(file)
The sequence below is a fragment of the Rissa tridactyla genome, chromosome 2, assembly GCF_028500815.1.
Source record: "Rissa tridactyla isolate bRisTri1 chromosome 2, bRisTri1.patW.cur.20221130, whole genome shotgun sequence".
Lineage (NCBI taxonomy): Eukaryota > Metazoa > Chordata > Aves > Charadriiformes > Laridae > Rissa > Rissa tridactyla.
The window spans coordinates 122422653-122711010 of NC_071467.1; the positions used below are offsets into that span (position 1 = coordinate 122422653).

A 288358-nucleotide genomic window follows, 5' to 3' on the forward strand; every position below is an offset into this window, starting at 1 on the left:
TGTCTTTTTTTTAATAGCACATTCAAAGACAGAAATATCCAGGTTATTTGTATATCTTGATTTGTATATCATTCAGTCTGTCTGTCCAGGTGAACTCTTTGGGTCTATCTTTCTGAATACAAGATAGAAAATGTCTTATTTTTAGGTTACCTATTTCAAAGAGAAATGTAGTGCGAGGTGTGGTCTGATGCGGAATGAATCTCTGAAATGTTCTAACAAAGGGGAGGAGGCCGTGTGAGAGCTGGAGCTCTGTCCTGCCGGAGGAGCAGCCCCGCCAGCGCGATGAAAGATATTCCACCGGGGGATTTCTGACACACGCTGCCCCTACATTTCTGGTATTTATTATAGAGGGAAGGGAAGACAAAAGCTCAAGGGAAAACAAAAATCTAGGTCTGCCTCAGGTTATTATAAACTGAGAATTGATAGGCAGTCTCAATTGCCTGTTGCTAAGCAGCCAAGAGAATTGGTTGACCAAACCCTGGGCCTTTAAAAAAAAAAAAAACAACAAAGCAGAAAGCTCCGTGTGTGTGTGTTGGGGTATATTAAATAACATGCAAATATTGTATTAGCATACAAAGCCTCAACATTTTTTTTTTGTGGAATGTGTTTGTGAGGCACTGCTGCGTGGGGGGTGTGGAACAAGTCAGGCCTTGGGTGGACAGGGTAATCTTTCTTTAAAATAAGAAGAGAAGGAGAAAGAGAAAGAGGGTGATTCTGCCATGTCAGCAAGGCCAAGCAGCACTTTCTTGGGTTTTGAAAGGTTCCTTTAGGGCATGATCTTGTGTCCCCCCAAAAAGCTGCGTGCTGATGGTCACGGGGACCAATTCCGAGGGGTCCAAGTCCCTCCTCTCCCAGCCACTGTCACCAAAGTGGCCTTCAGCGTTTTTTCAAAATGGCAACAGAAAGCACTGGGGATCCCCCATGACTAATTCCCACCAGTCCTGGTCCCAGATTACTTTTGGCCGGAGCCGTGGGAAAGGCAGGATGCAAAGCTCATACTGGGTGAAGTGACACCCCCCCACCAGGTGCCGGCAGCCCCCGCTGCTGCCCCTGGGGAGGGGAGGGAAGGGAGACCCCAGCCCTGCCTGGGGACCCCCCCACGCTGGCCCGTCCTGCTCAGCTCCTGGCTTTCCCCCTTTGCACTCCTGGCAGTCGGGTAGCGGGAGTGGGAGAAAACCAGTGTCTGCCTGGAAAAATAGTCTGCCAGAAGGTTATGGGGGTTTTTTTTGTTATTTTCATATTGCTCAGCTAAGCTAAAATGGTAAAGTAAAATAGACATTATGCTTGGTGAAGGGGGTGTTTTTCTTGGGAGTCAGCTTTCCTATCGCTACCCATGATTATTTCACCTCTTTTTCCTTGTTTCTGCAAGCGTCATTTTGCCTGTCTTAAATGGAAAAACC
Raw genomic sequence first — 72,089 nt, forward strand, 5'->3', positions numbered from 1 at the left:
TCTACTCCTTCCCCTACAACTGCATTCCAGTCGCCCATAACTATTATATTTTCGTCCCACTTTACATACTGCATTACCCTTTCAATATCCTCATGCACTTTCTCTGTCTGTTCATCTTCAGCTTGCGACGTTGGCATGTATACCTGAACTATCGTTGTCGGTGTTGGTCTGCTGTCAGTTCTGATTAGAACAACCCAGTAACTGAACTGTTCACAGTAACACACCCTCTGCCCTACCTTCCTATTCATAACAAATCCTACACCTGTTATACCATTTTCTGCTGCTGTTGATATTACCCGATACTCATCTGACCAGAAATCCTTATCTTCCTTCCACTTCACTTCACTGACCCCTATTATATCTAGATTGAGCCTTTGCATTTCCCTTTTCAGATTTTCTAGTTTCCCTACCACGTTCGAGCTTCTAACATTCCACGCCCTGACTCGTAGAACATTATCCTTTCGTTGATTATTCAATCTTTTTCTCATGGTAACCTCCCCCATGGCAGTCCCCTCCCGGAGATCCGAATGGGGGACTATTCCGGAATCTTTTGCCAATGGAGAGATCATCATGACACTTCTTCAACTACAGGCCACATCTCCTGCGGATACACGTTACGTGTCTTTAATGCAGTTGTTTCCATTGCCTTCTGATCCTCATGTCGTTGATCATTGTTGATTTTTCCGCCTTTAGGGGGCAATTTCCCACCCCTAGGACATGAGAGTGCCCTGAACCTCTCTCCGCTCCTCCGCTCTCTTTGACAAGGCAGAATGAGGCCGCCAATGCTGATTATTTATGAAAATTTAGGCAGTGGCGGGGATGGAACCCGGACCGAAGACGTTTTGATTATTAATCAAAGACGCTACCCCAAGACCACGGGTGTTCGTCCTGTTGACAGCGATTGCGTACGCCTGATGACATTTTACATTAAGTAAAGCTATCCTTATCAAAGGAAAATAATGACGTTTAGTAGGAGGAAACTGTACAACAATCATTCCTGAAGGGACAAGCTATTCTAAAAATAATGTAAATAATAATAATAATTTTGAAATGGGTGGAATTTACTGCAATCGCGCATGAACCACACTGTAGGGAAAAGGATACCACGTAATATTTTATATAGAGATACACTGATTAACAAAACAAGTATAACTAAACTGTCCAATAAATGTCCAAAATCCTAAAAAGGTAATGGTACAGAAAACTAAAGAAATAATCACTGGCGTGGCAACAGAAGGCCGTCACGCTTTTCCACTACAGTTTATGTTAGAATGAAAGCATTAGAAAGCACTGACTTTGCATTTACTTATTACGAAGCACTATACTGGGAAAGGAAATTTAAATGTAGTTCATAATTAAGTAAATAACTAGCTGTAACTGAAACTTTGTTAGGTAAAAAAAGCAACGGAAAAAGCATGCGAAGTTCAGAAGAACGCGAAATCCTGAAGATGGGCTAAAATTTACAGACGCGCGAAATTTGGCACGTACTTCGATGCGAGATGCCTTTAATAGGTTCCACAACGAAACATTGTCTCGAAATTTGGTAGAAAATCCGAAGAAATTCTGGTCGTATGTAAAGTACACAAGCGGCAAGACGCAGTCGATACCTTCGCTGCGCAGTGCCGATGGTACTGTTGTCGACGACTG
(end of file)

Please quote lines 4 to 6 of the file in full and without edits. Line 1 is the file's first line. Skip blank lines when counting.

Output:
The window spans coordinates 122422653-122711010 of NC_071467.1; the positions used below are offsets into that span (position 1 = coordinate 122422653).

A 288358-nucleotide genomic window follows, 5' to 3' on the forward strand; every position below is an offset into this window, starting at 1 on the left:
TGTCTTTTTTTTAATAGCACATTCAAAGACAGAAATATCCAGGTTATTTGTATATCTTGATTTGTATATCATTCAGTCTGTCTGTCCAGGTGAACTCTTTGGGTCTATCTTTCTGAATACAAGATAGAAAATGTCTTATTTTTAGGTTACCTATTTCAAAGAGAAATGTAGTGCGAGGTGTGGTCTGATGCGGAATGAATCTCTGAAATGTTCTAACAAAGGGGAGGAGGCCGTGTGAGAGCTGGAGCTCTGTCCTGCCGGAGGAGCAGCCCCGCCAGCGCGATGAAAGATATTCCACCGGGGGATTTCTGACACACGCTGCCCCTACATTTCTGGTATTTATTATAGAGGGAAGGGAAGACAAAAGCTCAAGGGAAAACAAAAATCTAGGTCTGCCTCAGGTTATTATAAACTGAGAATTGATAGGCAGTCTCAATTGCCTGTTGCTAAGCAGCCAAGAGAATTGGTTGACCAAACCCTGGGCCTTTAAAAAAAAAAAAAACAACAAAGCAGAAAGCTCCGTGTGTGTGTGTTGGGGTATATTAAATAACATGCAAATATTGTATTAGCATACAAAGCCTCAACATTTTTTTTTTGTGGAATGTGTTTGTGAGGCACTGCTGCGTGGGGGGTGTGGAACAAGTCAGGCCTTGGGTGGACAGGGTAATCTTTCTTTAAAATAAGAAGAGAAGGAGAAAGAGAAAGAGGGTGATTCTGCCATGTCAGCAAGGCCAAGCAGCACTTTCTTGGGTTTTGAAAGGTTCCTTTAGGGCATGATCTTGTGTCCCCCCAAAAAGCTGCGTGCTGATGGTCACGGGGACCAATTCCGAGGGGTCCAAGTCCCTCCTCTCCCAGCCACTGTCACCAAAGTGGCCTTCAGCGTTTTTTCAAAATGGCAACAGAAAGCACTGGGGATCCCCCATGACTAATTCCCACCAGTCCTGGTCCCAGATTACTTTTGGCCGGAGCCGTGGGAAAGGCAGGATGCAAAGCTCATACTGGGTGAAGTGACACCCCCCCACCAGGTGCCGGCAGCCCCCGCTGCTGCCCCTGGGGAGGGGAGGGAAGGGAGACCCCAGCCCTGCCTGGGGACCCCCCCACGCTGGCCCGTCCTGCTCAGCTCCTGGCTTTCCCCCTTTGCACTCCTGGCAGTCGGGTAGCGGGAGTGGGAGAAAACCAGTGTCTGCCTGGAAAAATAGTCTGCCAGAAGGTTATGGGGGTTTTTTTTGTTATTTTCATATTGCTCAGCTAAGCTAAAATGGTAAAGTAAAATAGACATTATGCTTGGTGAAGGGGGTGTTTTTCTTGGGAGTCAGCTTTCCTATCGCTACCCATGATTATTTCACCTCTTTTTCCTTGTTTCTGCAAGCGTCATTTTGCCTGTCTTAAATGGAAAAACC